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Sexual Abusers Are the Asterisk, Not the End, of TV’s Golden Age — Opinion

With two of the most prestigious comedy and drama series of television’s golden age tarnished by Louis C.K. and Matthew Weiner, the medium’s brightest era has gone dark.

Louis C.K. 2017 Netflix Special

Cara Howe/Netflix

Nothing gold can stay.

Despite the persistent prominence of Robert Frost’s words, it’s doubtful anyone expected the golden age of television to turn out like this. Sexual assault, misconduct, and harassment allegations are roaring through Hollywood, and Thursday saw two more of TV’s titans charged as feminist forgeries.

In an expose in The New York Times, five women said Louis C.K. committed sexual misconduct by masturbating in front of them. He has since corroborated these claims with a statement of his own. In the original story, one of the women said that when C.K. contacted her to apologize, he regretted ”shoving her in a bathroom,” instead of what he’d actually done. The implication of this mistaken memory is as frightening, if not more so, than the allegations that have come out so far. Further acts of sexual misconduct were not addressed in C.K.’s statement.

Only a few hours after the C.K. story hit, The Information ran a story where former “Mad Men” writer and Emmy winner Kater Gordon said series creator Matthew Weiner asked to see her naked. She was later let go from the show, just over a year later. In her termination phone call, Gordon said her former boss denied she did anything right, despite her gold trophy.

Prior to Thursday’s stories, another Emmy winner was run out of the business, for multiple allegations that, if true, are entirely of his own doing. Anthony Rapp’s accusations that Kevin Spacey sexually assaulted him as a 14-year-old boy led to the termination of production on “House of Cards,” the announcement that Season 6 would be its final (which representatives claimed had always been the plan), and ultimately an investigation by Netflix that led to Spacey’s ousting from the series and the streaming giant overall.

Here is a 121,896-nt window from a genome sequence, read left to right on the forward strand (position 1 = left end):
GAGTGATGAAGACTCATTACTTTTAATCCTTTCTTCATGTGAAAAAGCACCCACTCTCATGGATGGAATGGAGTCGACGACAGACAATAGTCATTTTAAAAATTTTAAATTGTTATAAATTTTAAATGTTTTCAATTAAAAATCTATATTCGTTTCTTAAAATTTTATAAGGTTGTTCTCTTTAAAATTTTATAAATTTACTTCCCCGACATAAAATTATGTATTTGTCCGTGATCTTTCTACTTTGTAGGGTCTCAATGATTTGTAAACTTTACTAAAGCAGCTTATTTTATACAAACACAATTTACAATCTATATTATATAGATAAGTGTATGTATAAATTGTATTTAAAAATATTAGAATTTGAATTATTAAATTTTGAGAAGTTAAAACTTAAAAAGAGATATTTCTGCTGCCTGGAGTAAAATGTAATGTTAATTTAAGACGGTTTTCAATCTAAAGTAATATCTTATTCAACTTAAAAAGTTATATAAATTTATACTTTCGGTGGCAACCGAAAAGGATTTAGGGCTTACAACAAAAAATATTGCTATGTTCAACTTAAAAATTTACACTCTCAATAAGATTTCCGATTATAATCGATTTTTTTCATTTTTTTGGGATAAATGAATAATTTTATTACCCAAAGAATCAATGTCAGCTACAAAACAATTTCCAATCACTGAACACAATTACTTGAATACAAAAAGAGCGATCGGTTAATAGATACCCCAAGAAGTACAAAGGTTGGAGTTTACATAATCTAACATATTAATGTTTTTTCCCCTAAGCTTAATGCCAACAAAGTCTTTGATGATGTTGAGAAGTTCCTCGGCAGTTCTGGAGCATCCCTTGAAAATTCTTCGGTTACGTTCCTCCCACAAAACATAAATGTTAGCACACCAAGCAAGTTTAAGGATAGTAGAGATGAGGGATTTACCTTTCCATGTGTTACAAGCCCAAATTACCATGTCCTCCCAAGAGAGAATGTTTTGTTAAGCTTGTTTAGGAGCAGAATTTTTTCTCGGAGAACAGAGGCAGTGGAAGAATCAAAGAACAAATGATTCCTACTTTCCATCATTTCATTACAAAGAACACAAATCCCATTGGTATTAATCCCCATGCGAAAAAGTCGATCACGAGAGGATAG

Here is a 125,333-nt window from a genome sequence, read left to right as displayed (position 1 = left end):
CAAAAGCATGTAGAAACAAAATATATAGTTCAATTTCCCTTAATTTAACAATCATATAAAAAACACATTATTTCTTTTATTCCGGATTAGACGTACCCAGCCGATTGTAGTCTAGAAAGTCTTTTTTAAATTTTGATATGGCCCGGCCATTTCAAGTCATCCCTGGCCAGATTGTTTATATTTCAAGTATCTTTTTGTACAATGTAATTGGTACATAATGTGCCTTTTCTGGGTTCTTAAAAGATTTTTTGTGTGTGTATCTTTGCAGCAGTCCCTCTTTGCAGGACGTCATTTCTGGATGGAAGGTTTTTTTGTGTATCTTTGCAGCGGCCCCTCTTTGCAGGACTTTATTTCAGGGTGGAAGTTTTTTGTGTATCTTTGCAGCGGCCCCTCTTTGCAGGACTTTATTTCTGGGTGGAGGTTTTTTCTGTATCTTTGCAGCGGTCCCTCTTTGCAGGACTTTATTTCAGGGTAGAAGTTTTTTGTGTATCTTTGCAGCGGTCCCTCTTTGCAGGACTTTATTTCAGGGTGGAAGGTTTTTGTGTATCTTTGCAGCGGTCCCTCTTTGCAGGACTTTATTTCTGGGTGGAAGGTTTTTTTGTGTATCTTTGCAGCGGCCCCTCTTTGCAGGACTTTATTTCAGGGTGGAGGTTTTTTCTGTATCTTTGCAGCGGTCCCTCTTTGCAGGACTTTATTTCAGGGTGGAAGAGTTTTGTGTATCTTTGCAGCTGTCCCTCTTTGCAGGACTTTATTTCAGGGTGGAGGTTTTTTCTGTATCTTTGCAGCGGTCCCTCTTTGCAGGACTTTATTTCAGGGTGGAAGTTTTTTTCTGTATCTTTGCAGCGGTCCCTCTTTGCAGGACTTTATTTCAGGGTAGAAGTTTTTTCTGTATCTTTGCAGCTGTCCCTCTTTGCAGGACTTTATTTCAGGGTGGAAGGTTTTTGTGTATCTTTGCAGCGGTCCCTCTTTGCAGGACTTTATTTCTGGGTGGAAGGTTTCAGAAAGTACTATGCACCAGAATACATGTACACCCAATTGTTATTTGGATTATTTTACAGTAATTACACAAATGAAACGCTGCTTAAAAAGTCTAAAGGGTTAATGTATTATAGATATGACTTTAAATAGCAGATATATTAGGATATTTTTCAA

Matthew Weiner Mad Men

These men, in one way or another, represented the very best of television. C.K. won five Emmys between 2012 and 2015, two for “Louie.” He helped turn artistic independence into a successful and desired business model. Valuable talents from Zack Galifianakis to Pamela Adlon to Tig Notaro ascended the industrial ladder with C.K.’s assistance. His contract with FX Networks was unprecedented in the leeway given to when, how, and with whom C.K. created programs. Over the years, he was artistically and financially rewarded for his work, as many networks scrambled to find the next “Louie” and the next Louis C.K. This show defined the best of comedy between 2010 to now.

“Mad Men” was even more widely heralded. Weiner’s series is tied for the most Outstanding Drama Series wins of any show in the history of the Emmys. It won four in a row between 2008 and 2011, while Weiner won seven trophies himself (and two more for his time on “The Sopranos.”) The AMC series is widely regarded as one of the best of all time.

“House of Cards,” for its part, helped make Netflix into the behemoth it is today. FX, AMC, and Netflix were the renegade cable networks that challenged HBO at awards shows and helped usher in the golden age’s best qualitative years, and without “House of Cards,” there’s no telling where Netflix originals would be today. It made people take streaming content seriously. Spacey was the face of the show — much like “Transparent” star Jeffrey Tambor, another groundbreaking actor now facing harassment allegations— as Louis C.K. was his, and Weiner a known representative of “Mad Men’s” vision.